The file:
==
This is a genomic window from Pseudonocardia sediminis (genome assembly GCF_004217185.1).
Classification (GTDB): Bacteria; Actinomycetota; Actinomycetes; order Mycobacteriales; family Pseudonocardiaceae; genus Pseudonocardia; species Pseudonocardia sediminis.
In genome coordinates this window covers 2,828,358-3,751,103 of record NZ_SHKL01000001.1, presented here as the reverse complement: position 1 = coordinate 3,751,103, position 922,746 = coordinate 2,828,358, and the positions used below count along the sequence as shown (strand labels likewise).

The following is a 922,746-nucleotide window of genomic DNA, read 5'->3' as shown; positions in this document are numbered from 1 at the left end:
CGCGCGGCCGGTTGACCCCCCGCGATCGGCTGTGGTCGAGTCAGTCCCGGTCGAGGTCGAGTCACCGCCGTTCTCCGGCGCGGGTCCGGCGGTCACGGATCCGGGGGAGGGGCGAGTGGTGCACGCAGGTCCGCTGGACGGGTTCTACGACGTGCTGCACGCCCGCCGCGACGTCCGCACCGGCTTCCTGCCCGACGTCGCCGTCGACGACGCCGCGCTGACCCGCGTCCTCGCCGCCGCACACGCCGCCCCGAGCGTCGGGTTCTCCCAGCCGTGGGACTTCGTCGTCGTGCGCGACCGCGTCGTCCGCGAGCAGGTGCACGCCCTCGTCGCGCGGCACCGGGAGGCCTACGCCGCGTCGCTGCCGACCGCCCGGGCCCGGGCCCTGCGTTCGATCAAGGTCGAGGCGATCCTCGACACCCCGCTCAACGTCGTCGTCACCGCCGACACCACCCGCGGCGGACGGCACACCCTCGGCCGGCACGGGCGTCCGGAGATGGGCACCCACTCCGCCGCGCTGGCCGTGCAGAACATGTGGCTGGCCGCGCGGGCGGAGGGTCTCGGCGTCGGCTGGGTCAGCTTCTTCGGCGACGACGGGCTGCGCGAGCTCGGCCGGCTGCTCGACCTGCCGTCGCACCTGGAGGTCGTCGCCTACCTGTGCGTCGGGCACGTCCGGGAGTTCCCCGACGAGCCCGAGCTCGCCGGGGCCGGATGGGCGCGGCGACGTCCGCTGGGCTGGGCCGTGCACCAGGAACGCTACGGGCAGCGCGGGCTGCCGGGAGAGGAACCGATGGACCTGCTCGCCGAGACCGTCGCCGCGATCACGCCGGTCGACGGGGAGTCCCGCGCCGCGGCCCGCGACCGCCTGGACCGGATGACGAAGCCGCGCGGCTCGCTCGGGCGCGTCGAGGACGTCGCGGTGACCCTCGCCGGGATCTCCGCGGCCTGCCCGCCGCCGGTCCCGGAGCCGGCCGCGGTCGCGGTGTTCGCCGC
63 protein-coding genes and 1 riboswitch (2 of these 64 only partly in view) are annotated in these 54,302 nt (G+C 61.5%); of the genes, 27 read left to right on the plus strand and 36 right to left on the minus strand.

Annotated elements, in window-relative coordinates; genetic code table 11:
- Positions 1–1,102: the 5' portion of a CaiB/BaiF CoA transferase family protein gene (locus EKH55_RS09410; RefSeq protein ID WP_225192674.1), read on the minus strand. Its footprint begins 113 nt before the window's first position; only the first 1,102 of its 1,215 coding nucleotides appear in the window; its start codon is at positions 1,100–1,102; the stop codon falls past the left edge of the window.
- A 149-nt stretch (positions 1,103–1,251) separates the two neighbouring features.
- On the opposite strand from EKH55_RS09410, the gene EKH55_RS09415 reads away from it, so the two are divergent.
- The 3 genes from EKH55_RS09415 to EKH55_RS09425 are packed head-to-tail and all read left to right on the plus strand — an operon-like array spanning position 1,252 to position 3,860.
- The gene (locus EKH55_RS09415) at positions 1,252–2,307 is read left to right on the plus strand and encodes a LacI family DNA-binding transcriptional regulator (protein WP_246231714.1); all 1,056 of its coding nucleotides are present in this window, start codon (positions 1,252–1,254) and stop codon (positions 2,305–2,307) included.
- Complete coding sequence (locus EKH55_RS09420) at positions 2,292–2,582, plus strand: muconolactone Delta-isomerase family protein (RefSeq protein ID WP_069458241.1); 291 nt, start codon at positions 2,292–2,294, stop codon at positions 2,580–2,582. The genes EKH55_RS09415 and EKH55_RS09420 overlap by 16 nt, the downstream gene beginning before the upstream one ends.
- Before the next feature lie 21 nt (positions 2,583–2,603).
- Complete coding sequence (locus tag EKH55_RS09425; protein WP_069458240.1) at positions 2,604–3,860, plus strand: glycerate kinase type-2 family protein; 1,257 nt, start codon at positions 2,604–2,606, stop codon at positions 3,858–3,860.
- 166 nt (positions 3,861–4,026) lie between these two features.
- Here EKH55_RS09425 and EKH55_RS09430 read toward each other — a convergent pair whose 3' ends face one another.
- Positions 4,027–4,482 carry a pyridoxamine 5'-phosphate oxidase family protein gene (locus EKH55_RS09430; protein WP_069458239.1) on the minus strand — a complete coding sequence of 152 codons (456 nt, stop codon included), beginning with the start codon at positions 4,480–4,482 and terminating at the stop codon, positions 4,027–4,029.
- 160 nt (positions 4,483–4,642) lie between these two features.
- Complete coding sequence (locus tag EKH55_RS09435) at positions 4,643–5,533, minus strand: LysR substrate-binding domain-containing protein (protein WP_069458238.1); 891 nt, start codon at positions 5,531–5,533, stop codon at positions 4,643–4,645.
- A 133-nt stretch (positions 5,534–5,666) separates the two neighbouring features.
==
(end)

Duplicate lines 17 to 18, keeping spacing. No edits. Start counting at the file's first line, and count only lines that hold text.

- Here EKH55_RS09425 and EKH55_RS09430 read toward each other — a convergent pair whose 3' ends face one another.
- Positions 4,027–4,482 carry a pyridoxamine 5'-phosphate oxidase family protein gene (locus EKH55_RS09430; protein WP_069458239.1) on the minus strand — a complete coding sequence of 152 codons (456 nt, stop codon included), beginning with the start codon at positions 4,480–4,482 and terminating at the stop codon, positions 4,027–4,029.